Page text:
Smart vaccination should be our strategy
PURSUANT to my last article in Pakistan Observer titled Omicron: COVID-19’s Great Leap Forward, instant piece is on meeting the logistical challenge of vaccinating the world fast enough to effectively control the virus.
Vaccines are most important tool for fighting the pandemic.Since they arrived in late 2020, rollout has been way too slow, especially in lower-income countries.
Additionally, two big setbacks have befallen the global vaccination campaign; waning immunity in vaccinated people and arrival of variants that can evade immunity, creating the need for additional doses.
We are now in a particularly critical situation due to the Omicron surge bringing record-high hospitalizations and fatalities.
The current drop in Omicron’s spread, no doubt because of the changing season, is giving us some breathing space, but vaccination still has to race against Omicron.
This poses a serious challenge.Some recommend just letting Omicron, given its lowered virulence, spread and deliver herd immunity to end the pandemic, but as explained in my aforementioned piece, Omicron is still a dangerous virus and high coronavirus prevalence makes creation of mutant strains more likely.
We need to ramp up our vaccine efforts to prevent the global health catastrophe from getting worse.
Scientists are racing to create further developments in vaccination.Some promising ideas include nasal vaccines, “universal vaccines” meant to target any coronavirus variant, and Corbevax, which is open-source and easy to copy.
But right now, we have to work with what we already have.An effective strategy, crafted so that vaccines keep up with the coronavirus, is needed.
What we need to do more than anything else is to vaccinate first the people most likely to catch COVID-19.
To do this, vaccines must be primarily administered in the areas where the virus is spreading the most or is most likely to spread.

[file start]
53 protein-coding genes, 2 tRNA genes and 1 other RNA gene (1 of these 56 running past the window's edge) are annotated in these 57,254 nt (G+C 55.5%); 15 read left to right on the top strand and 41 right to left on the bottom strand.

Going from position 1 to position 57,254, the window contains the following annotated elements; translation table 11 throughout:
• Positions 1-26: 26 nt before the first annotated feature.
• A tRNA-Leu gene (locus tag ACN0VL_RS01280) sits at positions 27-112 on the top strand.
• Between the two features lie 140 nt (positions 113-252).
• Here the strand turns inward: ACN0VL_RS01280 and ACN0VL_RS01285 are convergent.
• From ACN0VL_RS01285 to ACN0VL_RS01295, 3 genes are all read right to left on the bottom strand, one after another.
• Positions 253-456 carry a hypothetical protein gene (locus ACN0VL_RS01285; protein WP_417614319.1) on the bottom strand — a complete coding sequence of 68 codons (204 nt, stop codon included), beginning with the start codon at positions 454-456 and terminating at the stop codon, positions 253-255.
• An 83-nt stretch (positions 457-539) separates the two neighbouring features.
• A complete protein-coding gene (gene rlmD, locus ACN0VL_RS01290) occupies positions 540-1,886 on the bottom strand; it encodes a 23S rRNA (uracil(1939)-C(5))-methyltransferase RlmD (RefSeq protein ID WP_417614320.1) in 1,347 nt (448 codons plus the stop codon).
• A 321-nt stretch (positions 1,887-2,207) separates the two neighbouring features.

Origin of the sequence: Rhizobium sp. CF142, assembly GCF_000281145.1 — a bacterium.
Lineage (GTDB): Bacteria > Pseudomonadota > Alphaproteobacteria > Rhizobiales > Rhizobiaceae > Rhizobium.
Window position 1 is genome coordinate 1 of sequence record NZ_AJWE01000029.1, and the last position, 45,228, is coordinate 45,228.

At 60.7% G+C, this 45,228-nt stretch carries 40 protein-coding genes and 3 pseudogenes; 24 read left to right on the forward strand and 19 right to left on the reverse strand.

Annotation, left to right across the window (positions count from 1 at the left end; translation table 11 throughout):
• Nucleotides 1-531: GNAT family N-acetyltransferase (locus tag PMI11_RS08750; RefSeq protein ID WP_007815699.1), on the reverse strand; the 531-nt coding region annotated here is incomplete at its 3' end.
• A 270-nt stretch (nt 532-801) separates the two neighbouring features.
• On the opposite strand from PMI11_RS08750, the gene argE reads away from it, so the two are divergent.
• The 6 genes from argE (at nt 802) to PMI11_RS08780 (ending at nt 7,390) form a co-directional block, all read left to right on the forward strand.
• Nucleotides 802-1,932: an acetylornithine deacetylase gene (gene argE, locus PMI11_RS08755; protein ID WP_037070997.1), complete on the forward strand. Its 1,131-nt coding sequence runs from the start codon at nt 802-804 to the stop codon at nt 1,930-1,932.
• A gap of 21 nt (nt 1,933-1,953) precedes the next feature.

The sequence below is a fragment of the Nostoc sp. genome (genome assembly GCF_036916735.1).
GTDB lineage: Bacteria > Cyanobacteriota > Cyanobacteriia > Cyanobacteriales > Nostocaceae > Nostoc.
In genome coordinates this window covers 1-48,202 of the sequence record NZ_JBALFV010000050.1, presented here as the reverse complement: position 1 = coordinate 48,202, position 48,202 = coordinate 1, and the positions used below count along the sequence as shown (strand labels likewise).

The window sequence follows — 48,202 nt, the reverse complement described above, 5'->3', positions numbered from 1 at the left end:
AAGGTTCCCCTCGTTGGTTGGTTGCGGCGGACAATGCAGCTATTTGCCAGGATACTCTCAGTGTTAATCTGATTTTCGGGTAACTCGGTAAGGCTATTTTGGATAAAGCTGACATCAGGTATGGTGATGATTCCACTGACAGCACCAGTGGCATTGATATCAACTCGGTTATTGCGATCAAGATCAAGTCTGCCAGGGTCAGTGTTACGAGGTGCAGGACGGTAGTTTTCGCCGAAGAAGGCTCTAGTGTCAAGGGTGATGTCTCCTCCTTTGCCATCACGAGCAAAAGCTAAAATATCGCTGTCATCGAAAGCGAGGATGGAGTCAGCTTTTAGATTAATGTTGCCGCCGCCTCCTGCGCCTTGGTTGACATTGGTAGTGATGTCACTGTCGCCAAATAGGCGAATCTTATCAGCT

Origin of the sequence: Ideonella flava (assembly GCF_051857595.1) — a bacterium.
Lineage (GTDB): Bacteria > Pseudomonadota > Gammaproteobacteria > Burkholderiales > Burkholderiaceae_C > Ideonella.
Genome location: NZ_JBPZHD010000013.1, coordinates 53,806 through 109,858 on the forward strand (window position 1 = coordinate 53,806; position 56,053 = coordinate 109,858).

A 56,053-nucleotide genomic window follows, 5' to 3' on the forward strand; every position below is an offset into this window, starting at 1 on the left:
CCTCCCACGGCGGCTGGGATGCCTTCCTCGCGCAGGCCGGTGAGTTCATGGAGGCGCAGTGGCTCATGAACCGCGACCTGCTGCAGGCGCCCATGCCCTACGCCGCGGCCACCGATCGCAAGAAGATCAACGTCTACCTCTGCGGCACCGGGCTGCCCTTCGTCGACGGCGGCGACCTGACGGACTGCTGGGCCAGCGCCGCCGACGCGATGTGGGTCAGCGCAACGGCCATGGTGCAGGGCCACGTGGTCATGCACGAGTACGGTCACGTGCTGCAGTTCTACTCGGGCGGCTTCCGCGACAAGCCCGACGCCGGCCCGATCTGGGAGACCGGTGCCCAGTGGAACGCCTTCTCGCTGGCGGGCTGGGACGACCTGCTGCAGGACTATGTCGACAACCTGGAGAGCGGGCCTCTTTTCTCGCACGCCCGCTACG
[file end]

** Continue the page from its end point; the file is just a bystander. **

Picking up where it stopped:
Such a strategy is relatively easy.Here’s why.COVID-19 spreads faster in high-income societies and urban areas.
Thus, after appearing in Wuhan, the coronavirus spread through developed countries, travel hubs and the world’s major cities first.Omicron did the same after it first appeared in South Africa.
These are the same environments where most of the world’s COVID-19 vaccination has taken place, because networks of human interactions enable not just the spread of communicable diseases but the supply of medicine as well.
In a way, there is fairness in how big countries like India and the United States chose to vaccinate their own people first.
They have had the highest COVID-19 case counts – and not just because they are best at detecting COVID.
Taking cognizance of this factor, we can tune it further.Closely aligning vaccine supply chain networks with the virus’s transmission networks is the most effective way to ensure maximum number of people get immunized before being exposed to the virus(this being the whole point of vaccination).
Since vaccines have some ability to prevent Omicron transmission, this strategy will also play a part in blocking COVID-19 in its tracks.
To achieve the strategy proposed here, monitoring is needed to accurately quantify the rate of COVID-19 spread in every area.
Right now, we are mostly delivering COVID-19 vaccines by telling people to come to clinics to receive their shots, putting the onus on them.
That should change.Vaccinators should come to the people by operating in places where people usually gather or pass through, like markets, schools, airports, train stations, festivals, rallies and workplaces.
At present, our two aims are getting vaccines to people not vaccinated before and giving booster shots to people who are already vaccinated.
Both these activities must race against the fast spreading Omicron, and we should consider giving priority to the second activity, since already-vaccinated populations are where Omicron variant is spreading through.
By late 2021, when richest areas and biggest cities were mostly done being vaccinated, vaccinators spread their effort out to more dispersed populations.
But when Omicron appeared in November, vaccine distributors should have shifted course to delivering booster shots back in the commercial hubs and metropolises.
It was those very places where Omicron was seeded all around the world.
Ultimately, what we need most to beat the pandemic are vaccines that effectively block transmission.
The nasal-spray COVID vaccines currently under development are a promising prospect, as they are being designed to focus immunity build-up along the upper airways, where coronavirus enters and exits.
Each shot, therefore, protects more than just the person who gets it.Nasal-spray vaccines could finally end the pandemic, but for now, our effort must be focused on administering vaccines in hubs of COVID-19 transmission and thus keeping the pandemic on a leash till more effective solutions come to market.Smart lockdowns are, by now, a familiar concept.
The “Smart Vaccination Strategy” proposed here is based on similar principle and will achieve best results.
—The writer is Director at Pakistan’s People-Led Disaster Management.